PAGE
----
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Population Cycle. H. Biology. Population Ecology. Population ecology = study of populations in an environment, including environmental influences on density and distribution, age structure, and population size

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Population Ecology

Population ecology = study of populations in an environment, including environmental influences on density and distribution, age structure, and population size

Population = group of same individuals of a single species living in the same general area at the same time and can interbreed

  • Three key features of populations:
    • Size – number of individuals in an area
    • Density – measurement of population per unit area or unit volume
    • Dispersion - describes their spacing relative to each other
      • Clumped, even/uniform, random
measuring density
Measuring Density
  • Population Density = individuals

unit area

  • Unit area= length x width

Ex: What is the density of trees in 1 km2 in there are 1000 trees in 50 km2?

1000 trees = 20 trees

50 km2 km2

factors that affect populations
Factors that Affect Populations
  • Available resources (ex. food, water, shelter)
  • Activities of other organisms (ex. predators, disease-causing parasites)
  • Organism's own characteristics (ex. gestation period, number of young produced, nurturing of young, migratory)
  • Time of day or year (ex. tides, seasons, nocturnal or diurnal)
  • Weather (ex. amount of rainfall, cyclone, drought)
size depends on
Size depends on…

Growth Rate:

Birth Rate – Death Rate = Rate of natural increase (b - d = r)

  • Population density = number of individuals / unit of area
    • Dp=N/s
  • Density is affected by…

1. Immigration- movement of individuals into a population

2. Emigration- movement of individuals out of a population

3. Density-dependent factors- Bioticfactors in the environment that have an increasing effect as population size increases

  - Ex. Disease, competition, parasites

4. Density-independent factors-Abioticfactors in the environment that affect populations regardless of their density

- Ex. Temperature, storms, habitat destruction,


population density growth
Population Density (Growth)
  • Immigration and births cause an INCREASE in population
  • Emigration and death cause a DECREASE in population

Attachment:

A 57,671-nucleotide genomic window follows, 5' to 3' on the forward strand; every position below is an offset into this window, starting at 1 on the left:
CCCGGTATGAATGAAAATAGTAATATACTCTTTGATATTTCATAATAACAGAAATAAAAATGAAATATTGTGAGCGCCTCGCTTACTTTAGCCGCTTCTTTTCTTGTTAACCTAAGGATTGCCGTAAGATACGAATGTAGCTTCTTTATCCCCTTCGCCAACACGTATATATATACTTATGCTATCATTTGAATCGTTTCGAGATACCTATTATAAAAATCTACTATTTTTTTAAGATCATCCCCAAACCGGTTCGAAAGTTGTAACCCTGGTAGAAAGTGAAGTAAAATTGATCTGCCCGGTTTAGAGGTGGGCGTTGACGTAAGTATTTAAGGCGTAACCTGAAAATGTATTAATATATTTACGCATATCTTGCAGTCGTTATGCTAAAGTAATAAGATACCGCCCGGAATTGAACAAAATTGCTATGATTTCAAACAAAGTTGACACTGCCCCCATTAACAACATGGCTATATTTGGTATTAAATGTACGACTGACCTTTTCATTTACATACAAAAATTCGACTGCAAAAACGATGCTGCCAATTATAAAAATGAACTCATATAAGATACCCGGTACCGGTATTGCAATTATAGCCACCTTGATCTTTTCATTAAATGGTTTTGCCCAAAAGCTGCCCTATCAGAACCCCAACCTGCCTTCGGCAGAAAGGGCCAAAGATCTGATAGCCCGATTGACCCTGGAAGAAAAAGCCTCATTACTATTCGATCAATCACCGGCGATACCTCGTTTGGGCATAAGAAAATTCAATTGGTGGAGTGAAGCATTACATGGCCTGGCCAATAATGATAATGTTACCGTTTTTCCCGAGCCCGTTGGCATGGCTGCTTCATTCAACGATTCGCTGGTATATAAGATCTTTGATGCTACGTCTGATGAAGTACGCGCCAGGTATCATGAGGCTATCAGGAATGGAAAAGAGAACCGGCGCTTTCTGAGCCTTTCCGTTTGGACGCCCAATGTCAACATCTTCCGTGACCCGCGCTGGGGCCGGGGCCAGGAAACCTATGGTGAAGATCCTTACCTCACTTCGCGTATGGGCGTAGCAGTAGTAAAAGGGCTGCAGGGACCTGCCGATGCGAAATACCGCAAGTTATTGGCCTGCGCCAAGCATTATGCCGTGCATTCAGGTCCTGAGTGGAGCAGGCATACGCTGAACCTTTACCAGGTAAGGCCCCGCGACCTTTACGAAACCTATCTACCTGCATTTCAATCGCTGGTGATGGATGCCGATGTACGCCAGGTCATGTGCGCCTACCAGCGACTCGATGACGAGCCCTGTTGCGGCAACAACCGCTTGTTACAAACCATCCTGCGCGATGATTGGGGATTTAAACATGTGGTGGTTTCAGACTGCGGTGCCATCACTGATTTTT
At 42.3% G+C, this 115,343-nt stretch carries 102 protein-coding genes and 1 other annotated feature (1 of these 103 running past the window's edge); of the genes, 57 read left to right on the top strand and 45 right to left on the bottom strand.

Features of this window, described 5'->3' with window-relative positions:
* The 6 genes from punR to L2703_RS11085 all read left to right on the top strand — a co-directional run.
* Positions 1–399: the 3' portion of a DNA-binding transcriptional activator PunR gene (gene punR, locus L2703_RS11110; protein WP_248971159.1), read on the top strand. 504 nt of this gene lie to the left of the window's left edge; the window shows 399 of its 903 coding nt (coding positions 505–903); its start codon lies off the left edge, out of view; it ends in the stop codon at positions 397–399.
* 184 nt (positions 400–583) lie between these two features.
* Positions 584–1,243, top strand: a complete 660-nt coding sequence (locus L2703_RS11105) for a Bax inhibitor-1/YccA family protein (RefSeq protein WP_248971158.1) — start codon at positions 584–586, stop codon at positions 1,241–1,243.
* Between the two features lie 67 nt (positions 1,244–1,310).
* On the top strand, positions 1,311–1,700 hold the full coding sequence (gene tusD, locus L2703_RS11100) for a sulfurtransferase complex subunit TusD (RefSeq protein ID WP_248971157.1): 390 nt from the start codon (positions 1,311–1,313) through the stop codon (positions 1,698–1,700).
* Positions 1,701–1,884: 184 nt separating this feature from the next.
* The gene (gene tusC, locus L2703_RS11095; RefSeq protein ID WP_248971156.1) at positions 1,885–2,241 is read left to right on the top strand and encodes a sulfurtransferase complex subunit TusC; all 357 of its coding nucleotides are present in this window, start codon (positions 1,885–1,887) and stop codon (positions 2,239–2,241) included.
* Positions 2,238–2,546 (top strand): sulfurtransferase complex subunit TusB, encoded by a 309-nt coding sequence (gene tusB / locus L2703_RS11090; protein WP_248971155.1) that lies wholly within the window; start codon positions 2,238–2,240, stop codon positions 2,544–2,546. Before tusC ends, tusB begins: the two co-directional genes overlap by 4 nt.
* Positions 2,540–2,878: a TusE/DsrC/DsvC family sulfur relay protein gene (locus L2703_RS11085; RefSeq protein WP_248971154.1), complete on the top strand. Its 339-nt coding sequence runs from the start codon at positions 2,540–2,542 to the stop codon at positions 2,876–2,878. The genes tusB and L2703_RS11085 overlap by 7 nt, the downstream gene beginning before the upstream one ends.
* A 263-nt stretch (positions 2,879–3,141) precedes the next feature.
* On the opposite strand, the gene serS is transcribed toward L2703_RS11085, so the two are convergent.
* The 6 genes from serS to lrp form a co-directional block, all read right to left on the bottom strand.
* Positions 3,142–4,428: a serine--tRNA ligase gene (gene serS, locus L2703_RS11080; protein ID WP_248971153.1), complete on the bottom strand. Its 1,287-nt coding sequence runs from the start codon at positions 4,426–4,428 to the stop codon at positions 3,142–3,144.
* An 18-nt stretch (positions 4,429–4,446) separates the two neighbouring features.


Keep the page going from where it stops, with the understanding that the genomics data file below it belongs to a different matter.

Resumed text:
even (uniform)


what is dispersion
What is Dispersion?
  • Clumped Dispersion
    • Populations found in tight clusters, dispersed across a large landscape.
    • In between very few to no individuals are usually found.
    • Grouped possibly for protection or survival
  • Random Dispersion
    • Populations found randomly about their habitat.
    • In immobile species, this is usually caused by their ability to live anywhere in a given habitat, except, they are limited to growing wherever they are first set root.
    • In motile populations, individuals are able to move about their habitat, so that at any given instance, they can be found anywhere about their environment.
  • Uniform Dispersion
    • Populations found evenly distributed about their habitat.
    • This is generally caused by a species ability to survive anywhere in their habitat - they use the resources found immediately around them, and spread out as to use all of the available resources.
population growth
Population Growth
  • Exponential Growth =
    • population grows as if there are no limitations to how large it can get (biotic potential)
    • J-curve
    • A population increases slowly at first (the "lag phase") and then grows increasingly rapidly with time ("log phase”)
what are other factors that affect population growth
What are Other Factors That Affect Population Growth?

Limiting factor-any biotic or abiotic factor that restricts the existence of organisms in a specific environment.

EX.- Amount of water, Amount of food, Temperature

carrying capacity
Carrying Capacity
  • Carrying Capacity - the maximum population size that can be supported by the available resources
    • There can only be as many organisms as the environmental resources can support
population curves
Population curves

Exponential Growth (J-shaped)

Logistic (S-shaped)

factors that affect the carrying capacity
Factors That Affect the Carrying Capacity
  • Limiting Factor - any biotic or abiotic factor that restricts the existence of organisms in a specific environment

- Ex: Amount of water, Amount of food, Temperature

  • Two types:
  • Density-dependent limiting factor
  • Density-independent limiting factor
density dependent limiting factors
Density-dependent limiting factors
  • Factors that are affected by the number of individuals in a given area
  • Include:
    • Competition
    • Predation
    • Parasitism/disease
density independent limiting factors
Density-independent limiting factors
  • Aspects of the environment that limit a population’s growth regardless of population density
  • Include:
    • Unusual weather
    • Natural disasters
    • Human activities (chopping down a forest)
limiting factors control population sizes
Limiting Factors Control Population Sizes
  • Density-dependent factors come into play when population approaches and/or passes the carrying capacity
    • Food supplies, waste, population-crowding diseases, H2O, mates, predators
  • Density-independent factors have nothing to do with the population size
    • Floods, droughts, earthquakes, other natural disasters and weather conditions